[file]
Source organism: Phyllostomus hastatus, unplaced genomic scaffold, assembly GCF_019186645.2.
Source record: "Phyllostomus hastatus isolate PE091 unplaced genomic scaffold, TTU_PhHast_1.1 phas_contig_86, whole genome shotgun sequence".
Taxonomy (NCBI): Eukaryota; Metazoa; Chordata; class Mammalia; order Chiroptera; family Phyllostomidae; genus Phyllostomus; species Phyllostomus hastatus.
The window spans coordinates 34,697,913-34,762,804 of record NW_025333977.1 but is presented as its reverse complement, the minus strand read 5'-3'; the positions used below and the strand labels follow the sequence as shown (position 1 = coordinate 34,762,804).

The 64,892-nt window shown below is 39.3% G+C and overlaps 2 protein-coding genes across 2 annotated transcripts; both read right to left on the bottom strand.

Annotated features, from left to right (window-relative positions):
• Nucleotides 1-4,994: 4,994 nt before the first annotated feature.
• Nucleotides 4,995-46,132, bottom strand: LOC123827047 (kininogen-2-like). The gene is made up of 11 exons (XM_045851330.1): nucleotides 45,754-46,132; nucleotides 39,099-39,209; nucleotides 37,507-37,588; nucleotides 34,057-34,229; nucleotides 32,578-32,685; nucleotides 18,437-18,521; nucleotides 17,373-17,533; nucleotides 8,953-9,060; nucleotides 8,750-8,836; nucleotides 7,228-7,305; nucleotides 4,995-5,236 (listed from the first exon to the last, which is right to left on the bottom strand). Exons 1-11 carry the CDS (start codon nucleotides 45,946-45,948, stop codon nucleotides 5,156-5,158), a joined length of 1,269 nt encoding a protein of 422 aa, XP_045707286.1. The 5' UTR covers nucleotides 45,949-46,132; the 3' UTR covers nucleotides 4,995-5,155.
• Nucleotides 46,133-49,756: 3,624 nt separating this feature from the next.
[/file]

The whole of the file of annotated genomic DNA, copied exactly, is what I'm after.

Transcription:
Source organism: Phyllostomus hastatus, unplaced genomic scaffold, assembly GCF_019186645.2.
Source record: "Phyllostomus hastatus isolate PE091 unplaced genomic scaffold, TTU_PhHast_1.1 phas_contig_86, whole genome shotgun sequence".
Taxonomy (NCBI): Eukaryota; Metazoa; Chordata; class Mammalia; order Chiroptera; family Phyllostomidae; genus Phyllostomus; species Phyllostomus hastatus.
The window spans coordinates 34,697,913-34,762,804 of record NW_025333977.1 but is presented as its reverse complement, the minus strand read 5'-3'; the positions used below and the strand labels follow the sequence as shown (position 1 = coordinate 34,762,804).

The 64,892-nt window shown below is 39.3% G+C and overlaps 2 protein-coding genes across 2 annotated transcripts; both read right to left on the bottom strand.

Annotated features, from left to right (window-relative positions):
• Nucleotides 1-4,994: 4,994 nt before the first annotated feature.
• Nucleotides 4,995-46,132, bottom strand: LOC123827047 (kininogen-2-like). The gene is made up of 11 exons (XM_045851330.1): nucleotides 45,754-46,132; nucleotides 39,099-39,209; nucleotides 37,507-37,588; nucleotides 34,057-34,229; nucleotides 32,578-32,685; nucleotides 18,437-18,521; nucleotides 17,373-17,533; nucleotides 8,953-9,060; nucleotides 8,750-8,836; nucleotides 7,228-7,305; nucleotides 4,995-5,236 (listed from the first exon to the last, which is right to left on the bottom strand). Exons 1-11 carry the CDS (start codon nucleotides 45,946-45,948, stop codon nucleotides 5,156-5,158), a joined length of 1,269 nt encoding a protein of 422 aa, XP_045707286.1. The 5' UTR covers nucleotides 45,949-46,132; the 3' UTR covers nucleotides 4,995-5,155.
• Nucleotides 46,133-49,756: 3,624 nt separating this feature from the next.